by Jasmine Ainetchian

Our week in the four-county Northwest Arkansas metropolitan area (Rogers, Fayetteville, Bentonville, and Springdale) was decidedly marked by the presence of Wal-Mart’s Home Office as well as the legacy of the Walton family that has permeated all facets of the communities here. Despite being the largest retailer in the world and largest public corporation, the company is still owned by the Waltons – a family about which nearly every Northwest Arkansas resident has a personal story to recount. Some stories are familiar, such as Sam Walton’s legendary frugality, and others reveal the community’s reverence for a man who based his enterprise on the importance of low prices to make life better for his customers.

Over the week, we visited the beautiful Crystal Bridges Museum of American Art (founded by Alice Walton in 2011), the original Walton Five and Dime shop, and the Wal-Mart Home Office to meet with CFO Charles Holley.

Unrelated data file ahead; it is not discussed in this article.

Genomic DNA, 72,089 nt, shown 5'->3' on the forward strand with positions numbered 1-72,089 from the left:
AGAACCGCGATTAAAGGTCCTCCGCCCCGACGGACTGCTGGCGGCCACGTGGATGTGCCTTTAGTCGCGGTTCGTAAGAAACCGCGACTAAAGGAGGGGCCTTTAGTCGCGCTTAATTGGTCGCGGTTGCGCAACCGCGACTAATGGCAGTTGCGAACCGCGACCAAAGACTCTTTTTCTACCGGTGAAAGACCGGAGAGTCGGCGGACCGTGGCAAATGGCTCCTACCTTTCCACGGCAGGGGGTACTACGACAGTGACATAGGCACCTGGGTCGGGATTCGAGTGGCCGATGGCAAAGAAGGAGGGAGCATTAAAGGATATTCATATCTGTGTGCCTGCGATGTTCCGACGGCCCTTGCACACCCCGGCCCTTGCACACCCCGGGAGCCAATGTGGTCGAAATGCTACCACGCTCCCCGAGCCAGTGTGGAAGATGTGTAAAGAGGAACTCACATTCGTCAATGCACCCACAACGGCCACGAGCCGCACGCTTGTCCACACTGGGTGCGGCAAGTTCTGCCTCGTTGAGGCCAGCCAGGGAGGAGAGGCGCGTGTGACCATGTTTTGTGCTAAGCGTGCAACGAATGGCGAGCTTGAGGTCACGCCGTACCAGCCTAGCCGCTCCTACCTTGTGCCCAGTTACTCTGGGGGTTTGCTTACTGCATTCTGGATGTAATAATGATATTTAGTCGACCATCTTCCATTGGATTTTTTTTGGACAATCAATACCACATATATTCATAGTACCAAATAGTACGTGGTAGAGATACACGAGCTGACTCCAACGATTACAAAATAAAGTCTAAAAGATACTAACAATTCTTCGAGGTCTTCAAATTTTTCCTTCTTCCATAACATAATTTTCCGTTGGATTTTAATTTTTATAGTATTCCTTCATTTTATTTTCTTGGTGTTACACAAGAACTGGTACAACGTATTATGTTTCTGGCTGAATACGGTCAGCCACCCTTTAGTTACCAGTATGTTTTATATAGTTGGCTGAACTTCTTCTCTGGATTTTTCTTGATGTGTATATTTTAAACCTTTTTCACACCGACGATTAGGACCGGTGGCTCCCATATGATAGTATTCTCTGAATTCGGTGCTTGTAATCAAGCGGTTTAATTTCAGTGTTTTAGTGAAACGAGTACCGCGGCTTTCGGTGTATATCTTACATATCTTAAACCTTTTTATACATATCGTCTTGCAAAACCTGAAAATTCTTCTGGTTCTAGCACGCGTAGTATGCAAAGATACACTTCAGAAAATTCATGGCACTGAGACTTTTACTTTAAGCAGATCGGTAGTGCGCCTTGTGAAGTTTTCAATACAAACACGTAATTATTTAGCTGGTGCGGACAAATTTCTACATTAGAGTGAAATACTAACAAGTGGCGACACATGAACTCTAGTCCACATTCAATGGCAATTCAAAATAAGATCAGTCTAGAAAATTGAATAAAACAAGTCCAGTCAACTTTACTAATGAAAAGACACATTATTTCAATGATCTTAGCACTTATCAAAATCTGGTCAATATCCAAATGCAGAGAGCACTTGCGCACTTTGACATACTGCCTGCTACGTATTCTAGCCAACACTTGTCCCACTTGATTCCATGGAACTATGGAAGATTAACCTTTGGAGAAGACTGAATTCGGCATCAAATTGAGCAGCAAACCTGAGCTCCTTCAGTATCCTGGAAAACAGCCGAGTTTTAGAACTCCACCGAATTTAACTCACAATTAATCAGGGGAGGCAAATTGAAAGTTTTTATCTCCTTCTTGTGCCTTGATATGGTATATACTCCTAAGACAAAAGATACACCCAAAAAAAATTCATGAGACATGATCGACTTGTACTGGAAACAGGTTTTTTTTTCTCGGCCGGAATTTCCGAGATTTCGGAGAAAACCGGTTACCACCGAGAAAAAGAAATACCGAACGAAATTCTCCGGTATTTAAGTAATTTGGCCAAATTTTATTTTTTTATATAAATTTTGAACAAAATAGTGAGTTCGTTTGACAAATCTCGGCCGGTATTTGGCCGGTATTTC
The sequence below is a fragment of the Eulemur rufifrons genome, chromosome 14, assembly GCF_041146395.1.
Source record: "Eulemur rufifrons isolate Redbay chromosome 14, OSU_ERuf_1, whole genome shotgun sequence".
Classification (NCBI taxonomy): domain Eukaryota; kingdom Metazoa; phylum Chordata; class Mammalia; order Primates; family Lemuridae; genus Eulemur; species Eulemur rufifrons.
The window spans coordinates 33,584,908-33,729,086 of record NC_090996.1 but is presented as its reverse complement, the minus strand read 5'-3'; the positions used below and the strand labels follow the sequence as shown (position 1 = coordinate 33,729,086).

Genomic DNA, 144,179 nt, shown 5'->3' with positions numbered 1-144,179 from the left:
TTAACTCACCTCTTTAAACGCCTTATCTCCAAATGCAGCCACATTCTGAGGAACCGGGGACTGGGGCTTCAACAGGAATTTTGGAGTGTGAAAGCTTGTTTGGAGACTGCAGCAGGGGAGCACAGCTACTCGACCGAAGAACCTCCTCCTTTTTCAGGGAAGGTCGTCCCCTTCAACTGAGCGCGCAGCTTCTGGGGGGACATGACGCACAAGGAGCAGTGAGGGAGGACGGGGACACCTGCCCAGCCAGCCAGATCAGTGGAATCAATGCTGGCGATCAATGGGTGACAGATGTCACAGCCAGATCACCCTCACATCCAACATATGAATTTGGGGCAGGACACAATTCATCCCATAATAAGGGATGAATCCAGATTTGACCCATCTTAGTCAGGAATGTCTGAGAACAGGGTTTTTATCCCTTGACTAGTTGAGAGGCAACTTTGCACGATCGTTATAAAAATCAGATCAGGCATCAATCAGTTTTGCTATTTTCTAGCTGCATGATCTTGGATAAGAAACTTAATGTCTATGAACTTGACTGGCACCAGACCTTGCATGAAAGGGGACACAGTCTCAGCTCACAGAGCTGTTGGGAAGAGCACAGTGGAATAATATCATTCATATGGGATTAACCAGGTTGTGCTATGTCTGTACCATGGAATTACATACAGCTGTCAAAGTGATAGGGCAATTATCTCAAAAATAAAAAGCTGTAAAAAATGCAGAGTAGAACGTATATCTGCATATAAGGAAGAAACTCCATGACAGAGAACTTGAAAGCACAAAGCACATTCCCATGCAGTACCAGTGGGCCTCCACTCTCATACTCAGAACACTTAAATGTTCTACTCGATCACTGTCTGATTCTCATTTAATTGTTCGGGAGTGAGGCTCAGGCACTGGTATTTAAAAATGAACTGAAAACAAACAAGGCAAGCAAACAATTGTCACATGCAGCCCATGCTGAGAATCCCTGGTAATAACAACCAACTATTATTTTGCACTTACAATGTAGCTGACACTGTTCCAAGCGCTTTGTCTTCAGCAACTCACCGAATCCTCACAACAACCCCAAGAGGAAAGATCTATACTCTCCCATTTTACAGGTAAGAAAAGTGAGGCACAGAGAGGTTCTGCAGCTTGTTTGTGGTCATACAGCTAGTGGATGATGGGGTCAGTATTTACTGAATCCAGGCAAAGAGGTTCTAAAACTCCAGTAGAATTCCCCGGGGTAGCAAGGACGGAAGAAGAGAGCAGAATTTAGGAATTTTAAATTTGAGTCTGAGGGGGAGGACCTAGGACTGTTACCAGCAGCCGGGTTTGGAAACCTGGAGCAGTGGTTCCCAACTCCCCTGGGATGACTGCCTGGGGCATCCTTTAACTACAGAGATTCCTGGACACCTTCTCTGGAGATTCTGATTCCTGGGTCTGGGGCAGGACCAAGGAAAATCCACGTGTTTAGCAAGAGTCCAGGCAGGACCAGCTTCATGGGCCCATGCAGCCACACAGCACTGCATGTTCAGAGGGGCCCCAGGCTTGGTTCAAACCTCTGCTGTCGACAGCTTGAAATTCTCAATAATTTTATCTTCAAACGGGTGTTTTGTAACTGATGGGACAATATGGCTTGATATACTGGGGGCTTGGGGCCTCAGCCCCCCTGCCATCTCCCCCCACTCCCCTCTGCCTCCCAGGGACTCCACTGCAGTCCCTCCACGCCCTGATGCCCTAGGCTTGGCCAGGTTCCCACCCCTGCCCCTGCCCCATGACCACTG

But beyond these glimpses of Sam’s legacy, we spent the week alongside Chris Gilreath, founder of Recycled Hydro Solutions, and observed his similar humble ingenuity. After working in the restaurant industry, Chris was struck with the great amount of water-waste generated in stores. He set out to save water and to save restaurants money on their water bills through the invention of the Rinsewell dipper-well system to replace the current continuous flow sinks used in ice cream and coffee shops across the U.S.  Through this experience, we won’t see Arkansas the same again.  We were warmly welcomed into the NWA community and as Chris said “You are part of the family now.” It was how we felt all week.

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